Referring now to FIG. 2E, the service operator enters the results of the test failure reported from the process tool. This service activity data is stored in memory. Also shown in FIG. 2E, the control system provides some of the test plan data including, for example, the lower failure limit, the lower warning limit, the target result, the upper warning limit, the upper failure limit, the mathematical operator for comparing the target and actual results, the units of measurement, and whether the results are based upon opinion or not.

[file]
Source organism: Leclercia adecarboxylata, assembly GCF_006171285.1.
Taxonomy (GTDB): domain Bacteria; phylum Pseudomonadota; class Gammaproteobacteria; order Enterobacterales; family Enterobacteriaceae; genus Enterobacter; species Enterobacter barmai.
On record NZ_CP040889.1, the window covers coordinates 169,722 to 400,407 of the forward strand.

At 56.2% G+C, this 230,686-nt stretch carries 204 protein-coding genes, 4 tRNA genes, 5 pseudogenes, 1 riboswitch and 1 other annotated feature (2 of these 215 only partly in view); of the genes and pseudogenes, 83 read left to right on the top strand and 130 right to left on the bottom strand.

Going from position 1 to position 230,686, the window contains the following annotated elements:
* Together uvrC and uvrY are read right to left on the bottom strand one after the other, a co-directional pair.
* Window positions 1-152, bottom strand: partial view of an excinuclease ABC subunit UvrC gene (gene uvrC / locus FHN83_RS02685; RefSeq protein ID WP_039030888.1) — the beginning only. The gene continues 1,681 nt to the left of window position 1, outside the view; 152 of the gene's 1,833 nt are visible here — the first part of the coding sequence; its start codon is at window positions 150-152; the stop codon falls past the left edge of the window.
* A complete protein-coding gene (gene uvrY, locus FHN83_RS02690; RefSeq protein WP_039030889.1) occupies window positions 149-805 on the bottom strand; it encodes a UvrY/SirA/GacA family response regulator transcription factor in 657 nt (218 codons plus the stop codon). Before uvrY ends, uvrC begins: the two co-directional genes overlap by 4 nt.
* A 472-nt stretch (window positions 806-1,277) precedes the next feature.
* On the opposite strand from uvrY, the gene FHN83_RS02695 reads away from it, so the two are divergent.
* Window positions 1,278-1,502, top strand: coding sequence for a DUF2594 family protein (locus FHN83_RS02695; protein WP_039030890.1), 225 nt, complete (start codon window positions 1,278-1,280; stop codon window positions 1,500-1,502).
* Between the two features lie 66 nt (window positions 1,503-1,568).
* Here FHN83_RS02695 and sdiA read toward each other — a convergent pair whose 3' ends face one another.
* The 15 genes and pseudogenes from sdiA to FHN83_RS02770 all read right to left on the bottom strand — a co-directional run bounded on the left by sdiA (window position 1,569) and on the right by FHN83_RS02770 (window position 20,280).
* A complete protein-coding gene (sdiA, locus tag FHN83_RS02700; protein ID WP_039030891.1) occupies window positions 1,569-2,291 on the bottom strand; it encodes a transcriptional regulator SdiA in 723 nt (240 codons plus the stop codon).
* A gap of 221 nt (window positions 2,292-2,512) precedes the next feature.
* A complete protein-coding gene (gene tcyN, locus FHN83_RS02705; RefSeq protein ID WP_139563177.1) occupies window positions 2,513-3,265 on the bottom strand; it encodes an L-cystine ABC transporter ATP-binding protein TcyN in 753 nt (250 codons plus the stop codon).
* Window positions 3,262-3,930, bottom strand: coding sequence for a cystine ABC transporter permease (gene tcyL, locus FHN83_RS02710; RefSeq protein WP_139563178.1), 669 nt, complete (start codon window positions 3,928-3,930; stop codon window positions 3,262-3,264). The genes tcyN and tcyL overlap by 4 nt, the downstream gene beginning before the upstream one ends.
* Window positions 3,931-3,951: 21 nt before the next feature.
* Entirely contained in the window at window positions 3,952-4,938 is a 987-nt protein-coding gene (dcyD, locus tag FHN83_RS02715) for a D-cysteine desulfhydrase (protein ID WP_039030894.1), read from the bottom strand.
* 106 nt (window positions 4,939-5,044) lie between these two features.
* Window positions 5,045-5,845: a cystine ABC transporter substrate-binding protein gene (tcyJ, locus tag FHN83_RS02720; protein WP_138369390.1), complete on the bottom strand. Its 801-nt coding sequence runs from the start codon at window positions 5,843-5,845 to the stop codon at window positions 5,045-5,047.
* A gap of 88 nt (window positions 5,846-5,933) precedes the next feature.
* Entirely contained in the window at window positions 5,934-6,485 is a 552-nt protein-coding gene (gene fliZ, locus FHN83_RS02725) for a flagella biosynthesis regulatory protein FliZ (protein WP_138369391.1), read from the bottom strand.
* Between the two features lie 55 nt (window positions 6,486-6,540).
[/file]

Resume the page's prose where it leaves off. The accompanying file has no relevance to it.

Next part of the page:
Referring now to FIG. 2F, the control system 20 searches its memory for other service activities (or cases) matching the current test failure, or fault. For example, the control system can present the tests and corrective actions performed for the current service activity (or case). Additionally, for example, the control system can present the tests, and corrective actions planned for the current service activity (or case). Additionally, for example, the control system can present the MS parts associated with the current service activity (or case). Additionally, the control system can present the tests completed on matching cases, as well as the corrective actions completed on matching cases. As illustrated in FIG. 2F, thirty (30) past cases match the current case. In the completed tests and corrective action list, the service operator can edit the results, add another completed test or corrective action to the end of the list, add another test or corrective action to the list of planned tests or corrective actions, review the test procedures for a specific MS platform, MS tool, MS part, or MS service agreement, review the test specifications for a specific test, or review the procedures for a specific corrective action. In the planned tests and corrective action list, the service operator can add the test or corrective action to the completed list, delete the test or corrective action, move the test or corrective action up or down in the list, review the test procedures for a specific MS platform, MS tool, MS part, or MS service agreement, review the test specifications for a specific test, or review the procedures for a specific corrective action.